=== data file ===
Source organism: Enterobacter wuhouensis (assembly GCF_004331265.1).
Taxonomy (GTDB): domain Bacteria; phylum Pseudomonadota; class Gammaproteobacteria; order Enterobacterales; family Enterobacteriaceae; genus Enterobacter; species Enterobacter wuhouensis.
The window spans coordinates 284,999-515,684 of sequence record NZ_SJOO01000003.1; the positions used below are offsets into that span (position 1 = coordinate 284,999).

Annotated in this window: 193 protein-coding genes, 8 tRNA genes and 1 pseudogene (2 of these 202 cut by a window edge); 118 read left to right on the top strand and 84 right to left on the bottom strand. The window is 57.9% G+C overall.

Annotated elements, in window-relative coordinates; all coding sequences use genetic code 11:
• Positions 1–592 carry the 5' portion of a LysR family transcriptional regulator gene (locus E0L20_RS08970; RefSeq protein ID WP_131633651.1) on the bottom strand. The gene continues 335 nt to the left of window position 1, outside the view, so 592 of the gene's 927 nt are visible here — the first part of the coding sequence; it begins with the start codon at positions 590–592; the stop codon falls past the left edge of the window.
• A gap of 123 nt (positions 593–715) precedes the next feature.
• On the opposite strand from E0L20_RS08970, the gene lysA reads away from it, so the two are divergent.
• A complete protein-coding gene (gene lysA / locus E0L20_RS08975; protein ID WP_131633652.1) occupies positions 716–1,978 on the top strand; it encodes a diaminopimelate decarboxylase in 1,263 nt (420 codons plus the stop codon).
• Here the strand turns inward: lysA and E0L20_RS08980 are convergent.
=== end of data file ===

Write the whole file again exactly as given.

Source organism: Enterobacter wuhouensis (assembly GCF_004331265.1).
Taxonomy (GTDB): domain Bacteria; phylum Pseudomonadota; class Gammaproteobacteria; order Enterobacterales; family Enterobacteriaceae; genus Enterobacter; species Enterobacter wuhouensis.
The window spans coordinates 284,999-515,684 of sequence record NZ_SJOO01000003.1; the positions used below are offsets into that span (position 1 = coordinate 284,999).

Annotated in this window: 193 protein-coding genes, 8 tRNA genes and 1 pseudogene (2 of these 202 cut by a window edge); 118 read left to right on the top strand and 84 right to left on the bottom strand. The window is 57.9% G+C overall.

Annotated elements, in window-relative coordinates; all coding sequences use genetic code 11:
• Positions 1–592 carry the 5' portion of a LysR family transcriptional regulator gene (locus E0L20_RS08970; RefSeq protein ID WP_131633651.1) on the bottom strand. The gene continues 335 nt to the left of window position 1, outside the view, so 592 of the gene's 927 nt are visible here — the first part of the coding sequence; it begins with the start codon at positions 590–592; the stop codon falls past the left edge of the window.
• A gap of 123 nt (positions 593–715) precedes the next feature.
• On the opposite strand from E0L20_RS08970, the gene lysA reads away from it, so the two are divergent.
• A complete protein-coding gene (gene lysA / locus E0L20_RS08975; protein ID WP_131633652.1) occupies positions 716–1,978 on the top strand; it encodes a diaminopimelate decarboxylase in 1,263 nt (420 codons plus the stop codon).
• Here the strand turns inward: lysA and E0L20_RS08980 are convergent.